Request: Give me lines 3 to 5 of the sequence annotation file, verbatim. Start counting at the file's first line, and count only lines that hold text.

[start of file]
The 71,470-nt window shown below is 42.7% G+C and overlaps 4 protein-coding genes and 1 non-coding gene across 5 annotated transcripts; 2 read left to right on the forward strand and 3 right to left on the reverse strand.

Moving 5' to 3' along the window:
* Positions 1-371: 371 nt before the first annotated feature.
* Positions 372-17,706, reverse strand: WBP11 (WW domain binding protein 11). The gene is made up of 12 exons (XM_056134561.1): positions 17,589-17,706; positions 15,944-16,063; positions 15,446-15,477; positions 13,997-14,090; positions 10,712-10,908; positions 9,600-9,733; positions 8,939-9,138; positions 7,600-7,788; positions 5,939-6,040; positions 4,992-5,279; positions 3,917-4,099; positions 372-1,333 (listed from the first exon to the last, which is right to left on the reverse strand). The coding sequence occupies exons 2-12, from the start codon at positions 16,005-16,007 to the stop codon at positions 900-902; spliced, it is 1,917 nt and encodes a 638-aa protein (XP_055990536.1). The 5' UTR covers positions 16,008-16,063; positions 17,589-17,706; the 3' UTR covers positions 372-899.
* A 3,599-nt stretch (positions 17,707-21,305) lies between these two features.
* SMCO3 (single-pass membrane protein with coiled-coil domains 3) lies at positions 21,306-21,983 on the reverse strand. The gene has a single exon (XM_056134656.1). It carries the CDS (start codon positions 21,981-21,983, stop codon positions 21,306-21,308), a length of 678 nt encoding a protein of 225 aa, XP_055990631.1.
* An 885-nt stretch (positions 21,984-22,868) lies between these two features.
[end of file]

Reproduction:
* Positions 1-371: 371 nt before the first annotated feature.
* Positions 372-17,706, reverse strand: WBP11 (WW domain binding protein 11). The gene is made up of 12 exons (XM_056134561.1): positions 17,589-17,706; positions 15,944-16,063; positions 15,446-15,477; positions 13,997-14,090; positions 10,712-10,908; positions 9,600-9,733; positions 8,939-9,138; positions 7,600-7,788; positions 5,939-6,040; positions 4,992-5,279; positions 3,917-4,099; positions 372-1,333 (listed from the first exon to the last, which is right to left on the reverse strand). The coding sequence occupies exons 2-12, from the start codon at positions 16,005-16,007 to the stop codon at positions 900-902; spliced, it is 1,917 nt and encodes a 638-aa protein (XP_055990536.1). The 5' UTR covers positions 16,008-16,063; positions 17,589-17,706; the 3' UTR covers positions 372-899.
* A 3,599-nt stretch (positions 17,707-21,305) lies between these two features.